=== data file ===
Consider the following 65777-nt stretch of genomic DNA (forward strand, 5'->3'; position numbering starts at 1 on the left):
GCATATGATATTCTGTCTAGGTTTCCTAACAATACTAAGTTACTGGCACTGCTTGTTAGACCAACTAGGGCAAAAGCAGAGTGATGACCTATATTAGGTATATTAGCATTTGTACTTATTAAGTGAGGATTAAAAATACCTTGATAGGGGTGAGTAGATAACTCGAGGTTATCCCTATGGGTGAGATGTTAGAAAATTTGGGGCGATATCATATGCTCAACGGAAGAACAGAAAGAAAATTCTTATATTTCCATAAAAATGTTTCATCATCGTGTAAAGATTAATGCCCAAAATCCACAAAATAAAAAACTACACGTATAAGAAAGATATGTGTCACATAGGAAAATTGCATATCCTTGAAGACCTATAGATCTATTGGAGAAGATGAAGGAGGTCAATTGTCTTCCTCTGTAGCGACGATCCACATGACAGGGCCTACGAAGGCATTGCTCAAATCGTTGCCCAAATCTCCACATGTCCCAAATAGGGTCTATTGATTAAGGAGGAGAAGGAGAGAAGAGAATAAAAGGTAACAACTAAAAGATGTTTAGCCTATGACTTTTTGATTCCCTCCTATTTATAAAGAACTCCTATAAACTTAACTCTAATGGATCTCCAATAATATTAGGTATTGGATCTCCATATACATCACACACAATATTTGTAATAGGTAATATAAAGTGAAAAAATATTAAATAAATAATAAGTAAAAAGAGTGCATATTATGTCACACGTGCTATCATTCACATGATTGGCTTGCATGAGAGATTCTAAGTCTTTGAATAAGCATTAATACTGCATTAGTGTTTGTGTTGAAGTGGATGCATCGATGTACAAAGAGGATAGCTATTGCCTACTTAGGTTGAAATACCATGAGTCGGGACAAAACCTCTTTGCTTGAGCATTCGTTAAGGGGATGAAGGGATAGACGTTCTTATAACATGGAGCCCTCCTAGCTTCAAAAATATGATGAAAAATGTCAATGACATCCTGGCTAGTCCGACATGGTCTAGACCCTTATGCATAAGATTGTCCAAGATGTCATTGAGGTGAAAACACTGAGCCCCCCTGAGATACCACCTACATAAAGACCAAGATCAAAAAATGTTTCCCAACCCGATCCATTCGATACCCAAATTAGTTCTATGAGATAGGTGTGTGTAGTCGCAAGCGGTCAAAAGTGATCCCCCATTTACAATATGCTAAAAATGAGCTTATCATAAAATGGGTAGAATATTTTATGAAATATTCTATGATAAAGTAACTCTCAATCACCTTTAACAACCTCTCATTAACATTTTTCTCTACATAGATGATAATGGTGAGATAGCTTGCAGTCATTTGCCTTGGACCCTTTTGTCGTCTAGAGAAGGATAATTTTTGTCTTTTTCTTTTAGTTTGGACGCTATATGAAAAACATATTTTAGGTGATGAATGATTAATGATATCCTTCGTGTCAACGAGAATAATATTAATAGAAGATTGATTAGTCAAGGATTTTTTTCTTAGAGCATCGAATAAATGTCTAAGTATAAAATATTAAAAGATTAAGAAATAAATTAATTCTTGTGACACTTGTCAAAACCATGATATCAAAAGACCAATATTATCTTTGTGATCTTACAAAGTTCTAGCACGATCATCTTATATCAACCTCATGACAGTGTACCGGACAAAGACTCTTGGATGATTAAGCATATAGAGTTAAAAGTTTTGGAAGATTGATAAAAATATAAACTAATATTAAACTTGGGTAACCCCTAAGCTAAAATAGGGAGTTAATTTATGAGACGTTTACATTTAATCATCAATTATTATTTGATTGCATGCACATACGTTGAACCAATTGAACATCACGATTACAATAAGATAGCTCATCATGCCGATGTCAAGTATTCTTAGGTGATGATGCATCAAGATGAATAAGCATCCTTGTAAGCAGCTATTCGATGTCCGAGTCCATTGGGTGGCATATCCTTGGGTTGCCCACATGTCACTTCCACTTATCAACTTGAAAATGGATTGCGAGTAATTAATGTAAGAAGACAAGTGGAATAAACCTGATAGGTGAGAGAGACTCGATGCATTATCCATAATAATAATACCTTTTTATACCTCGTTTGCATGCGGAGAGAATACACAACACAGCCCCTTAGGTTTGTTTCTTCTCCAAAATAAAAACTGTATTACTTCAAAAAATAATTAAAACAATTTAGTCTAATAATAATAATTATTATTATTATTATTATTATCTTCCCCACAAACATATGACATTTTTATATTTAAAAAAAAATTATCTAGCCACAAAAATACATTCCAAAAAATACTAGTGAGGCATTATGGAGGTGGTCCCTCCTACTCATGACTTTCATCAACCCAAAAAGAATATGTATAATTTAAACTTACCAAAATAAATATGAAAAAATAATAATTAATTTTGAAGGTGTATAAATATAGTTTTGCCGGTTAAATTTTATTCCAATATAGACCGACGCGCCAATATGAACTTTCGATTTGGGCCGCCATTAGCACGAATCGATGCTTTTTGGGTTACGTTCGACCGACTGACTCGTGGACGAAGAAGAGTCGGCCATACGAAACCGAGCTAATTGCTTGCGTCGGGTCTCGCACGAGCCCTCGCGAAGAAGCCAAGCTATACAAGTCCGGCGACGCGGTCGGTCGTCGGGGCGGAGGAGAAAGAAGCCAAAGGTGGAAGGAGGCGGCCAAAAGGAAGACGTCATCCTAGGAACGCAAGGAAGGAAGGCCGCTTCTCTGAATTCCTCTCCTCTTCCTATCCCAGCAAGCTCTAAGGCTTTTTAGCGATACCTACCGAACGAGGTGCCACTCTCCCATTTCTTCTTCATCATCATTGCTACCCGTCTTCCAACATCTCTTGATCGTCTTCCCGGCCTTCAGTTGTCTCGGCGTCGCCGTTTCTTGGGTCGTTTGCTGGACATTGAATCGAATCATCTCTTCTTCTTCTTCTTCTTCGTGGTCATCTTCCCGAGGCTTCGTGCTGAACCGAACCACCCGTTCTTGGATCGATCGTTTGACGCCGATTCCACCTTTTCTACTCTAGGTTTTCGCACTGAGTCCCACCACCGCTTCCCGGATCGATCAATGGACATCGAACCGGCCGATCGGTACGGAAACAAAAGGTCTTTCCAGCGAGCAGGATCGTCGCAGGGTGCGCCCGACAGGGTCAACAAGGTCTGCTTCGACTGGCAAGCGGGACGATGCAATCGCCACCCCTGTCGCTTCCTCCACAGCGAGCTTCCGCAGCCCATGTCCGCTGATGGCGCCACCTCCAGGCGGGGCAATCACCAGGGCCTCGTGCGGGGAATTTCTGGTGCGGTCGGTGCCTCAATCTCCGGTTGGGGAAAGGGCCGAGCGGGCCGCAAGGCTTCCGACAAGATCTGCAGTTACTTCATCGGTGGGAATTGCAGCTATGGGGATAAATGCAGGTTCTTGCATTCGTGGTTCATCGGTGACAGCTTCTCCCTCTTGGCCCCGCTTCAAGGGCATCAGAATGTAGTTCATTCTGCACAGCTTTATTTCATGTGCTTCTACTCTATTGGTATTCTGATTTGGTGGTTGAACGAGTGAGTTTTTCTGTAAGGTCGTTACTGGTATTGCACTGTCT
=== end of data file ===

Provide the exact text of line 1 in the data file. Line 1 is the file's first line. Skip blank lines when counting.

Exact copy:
Consider the following 65777-nt stretch of genomic DNA (forward strand, 5'->3'; position numbering starts at 1 on the left):